Also offered are significant German Expressionist publications from between the world wars, including a number of works illustrated by George Grosz. The sale concludes with fine bindings and sets, striking illustrated books, literary highspots, imaginative children’s books and the wonderland of Oz.
Hesse, the German-born, Swiss writer, poet and painter, began painting in his 40s, particularly after he moved to the picturesque town of Montagnola, Switzerland, close to the Italian border. Many of his early watercolors are of the places he lived and loved. He wrote, “I have shown my appreciation to the old houses and stone roofs, the garden wall, the chestnut trees, the near and far away mountains, by painting, using hundreds of good sheets of drawing paper, many tubes of water paints and drawing pencils.” This sentiment can be seen in the nine lots of 11 original watercolor works by Hesse being offered. Two original watercolors from 1922 and 1925 on either side of a single sheet of paper depict a home and the surrounding landscape (estimate: $10,000-$15,000).
A typed poem with a small watercolor sketch by Hesse is affixed to the front free endpaper of an expanded second edition of Unterwegs and is initialed by Hesse at the bottom (estimate: $2,000-$3,000). Also offered at the sale is a signed autograph letter with an original watercolor scene of a few buildings overlooking a lake with mountains in the distance (estimate: $2,000-$3,000). A first printing of perhaps his best-known and most important work, Siddhartha, is also for sale. This copy is inscribed, signed and dated January 1923 (estimate: $3,000-$5,000).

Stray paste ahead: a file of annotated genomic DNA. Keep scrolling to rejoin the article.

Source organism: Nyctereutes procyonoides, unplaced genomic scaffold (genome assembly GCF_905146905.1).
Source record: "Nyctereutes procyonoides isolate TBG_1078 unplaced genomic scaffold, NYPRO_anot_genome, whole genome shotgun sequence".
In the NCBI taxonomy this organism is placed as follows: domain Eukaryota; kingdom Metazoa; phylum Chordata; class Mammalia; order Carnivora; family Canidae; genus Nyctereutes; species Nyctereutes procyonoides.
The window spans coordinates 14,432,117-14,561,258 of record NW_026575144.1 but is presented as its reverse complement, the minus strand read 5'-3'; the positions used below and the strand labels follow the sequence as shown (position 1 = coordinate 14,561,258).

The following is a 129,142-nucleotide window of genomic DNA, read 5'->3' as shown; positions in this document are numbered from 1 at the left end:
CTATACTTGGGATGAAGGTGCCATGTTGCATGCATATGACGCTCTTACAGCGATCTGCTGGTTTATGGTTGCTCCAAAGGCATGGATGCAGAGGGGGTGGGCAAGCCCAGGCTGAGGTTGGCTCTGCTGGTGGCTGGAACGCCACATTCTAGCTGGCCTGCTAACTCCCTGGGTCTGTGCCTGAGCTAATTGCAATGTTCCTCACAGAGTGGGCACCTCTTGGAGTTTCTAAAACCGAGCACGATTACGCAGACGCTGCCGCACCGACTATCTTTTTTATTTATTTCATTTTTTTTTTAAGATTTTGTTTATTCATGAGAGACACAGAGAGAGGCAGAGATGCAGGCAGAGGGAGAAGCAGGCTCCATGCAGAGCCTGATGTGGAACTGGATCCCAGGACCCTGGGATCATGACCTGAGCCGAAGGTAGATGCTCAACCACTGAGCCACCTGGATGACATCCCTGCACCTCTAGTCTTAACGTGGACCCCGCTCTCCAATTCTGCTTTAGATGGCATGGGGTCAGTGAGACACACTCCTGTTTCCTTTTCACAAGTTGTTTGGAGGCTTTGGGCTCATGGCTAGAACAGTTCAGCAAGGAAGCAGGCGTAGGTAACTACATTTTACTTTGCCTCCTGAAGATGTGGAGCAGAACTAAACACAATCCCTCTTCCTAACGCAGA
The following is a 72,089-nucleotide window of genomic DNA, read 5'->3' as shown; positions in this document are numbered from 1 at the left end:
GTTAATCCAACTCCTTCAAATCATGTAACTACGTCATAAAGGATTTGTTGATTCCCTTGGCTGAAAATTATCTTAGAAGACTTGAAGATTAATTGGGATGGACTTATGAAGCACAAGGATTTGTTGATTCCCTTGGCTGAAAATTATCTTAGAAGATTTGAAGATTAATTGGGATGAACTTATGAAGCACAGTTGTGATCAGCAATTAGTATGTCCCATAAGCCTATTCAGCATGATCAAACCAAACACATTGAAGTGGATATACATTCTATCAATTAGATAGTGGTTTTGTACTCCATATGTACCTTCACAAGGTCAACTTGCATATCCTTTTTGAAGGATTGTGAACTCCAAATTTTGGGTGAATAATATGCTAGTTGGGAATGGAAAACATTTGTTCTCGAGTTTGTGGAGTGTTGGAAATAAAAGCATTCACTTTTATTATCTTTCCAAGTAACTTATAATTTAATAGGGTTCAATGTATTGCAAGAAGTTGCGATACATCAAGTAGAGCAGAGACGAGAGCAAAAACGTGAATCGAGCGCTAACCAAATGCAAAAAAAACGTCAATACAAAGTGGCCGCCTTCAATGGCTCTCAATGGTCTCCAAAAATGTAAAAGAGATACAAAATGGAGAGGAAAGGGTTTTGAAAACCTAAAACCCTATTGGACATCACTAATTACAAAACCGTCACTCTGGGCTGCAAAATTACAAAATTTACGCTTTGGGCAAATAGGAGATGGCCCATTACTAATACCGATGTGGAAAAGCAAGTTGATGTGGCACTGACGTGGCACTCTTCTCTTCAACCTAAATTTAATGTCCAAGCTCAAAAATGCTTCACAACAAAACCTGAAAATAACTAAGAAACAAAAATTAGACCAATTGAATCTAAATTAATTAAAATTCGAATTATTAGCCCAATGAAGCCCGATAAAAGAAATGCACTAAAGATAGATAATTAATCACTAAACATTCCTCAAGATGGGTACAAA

Georg Heym’s Umbra vitae nachgelassene Gedichte was originally published in 1912. The 1924 limited edition is illustrated with 47 original and striking woodcuts by Ernst Ludwig Kirchner (estimate: $5,000-$8,000). Kirchner was a German expressionist painter and printmaker and one of the founders of the artists group Die Brücke or “The Bridge,” a key group leading to the foundation of Expressionism in 20th-century art. In 1933, his work was branded as “degenerate” by the Nazis and in 1937 over 600 of his works were sold or destroyed.
George Grosz and Wilhelm Heinrich Otto Dix were widely considered the most important artists of the Neue Sachlichkeit or “New Objectivity” German art movement. Grosz captured the resignation and cynicism of post-World War I Germany with his caustic caricatures. Richard Huelsenbeck’s Phantastische Gebete (Berlin: 1920), is the scarce second edition of poetry and other writings by the Socialist founder of the Berlin Dada group. Illustrated by Grosz, it is one of a number of works with drawings by him in the auction (estimate: $1,000-$1,500). Der Krieg: 24 Offsetdrucke nach Originalen aus dem Radierwerk gives stark depictions of the Great War and life in the trenches through etchings by Dix (estimate: $300-$500).
Other notable highlights of the sale include the rare Illustrations of Indian Zoology, 1833-4, by John Edward Gray, the second volume of a two-volume set, with 102 striking hand-colored lithographed plates (estimate: $10,000-$15,000); a set of 14 Oz books specially bound for Patricia Taurog, daughter of Hollywood director Norman Taurog, who directed the test scenes of the Wizard of Oz (estimate: $4,000-$5,000); the first Russian language printing of Henry Ford’s anti-Semitic The International Jew (estimate: $3,000-$5,000); and an original seven-page carbon typescript for a radio play by John Steinbeck, The Raid (estimate: $2,000-$3,000).
The sale will begin at 11 a.m. Pacific Time.
For more information, please contact the galleries at 415-989-2665 or email@example.com.
ADDITIONAL LOTS OF NOTE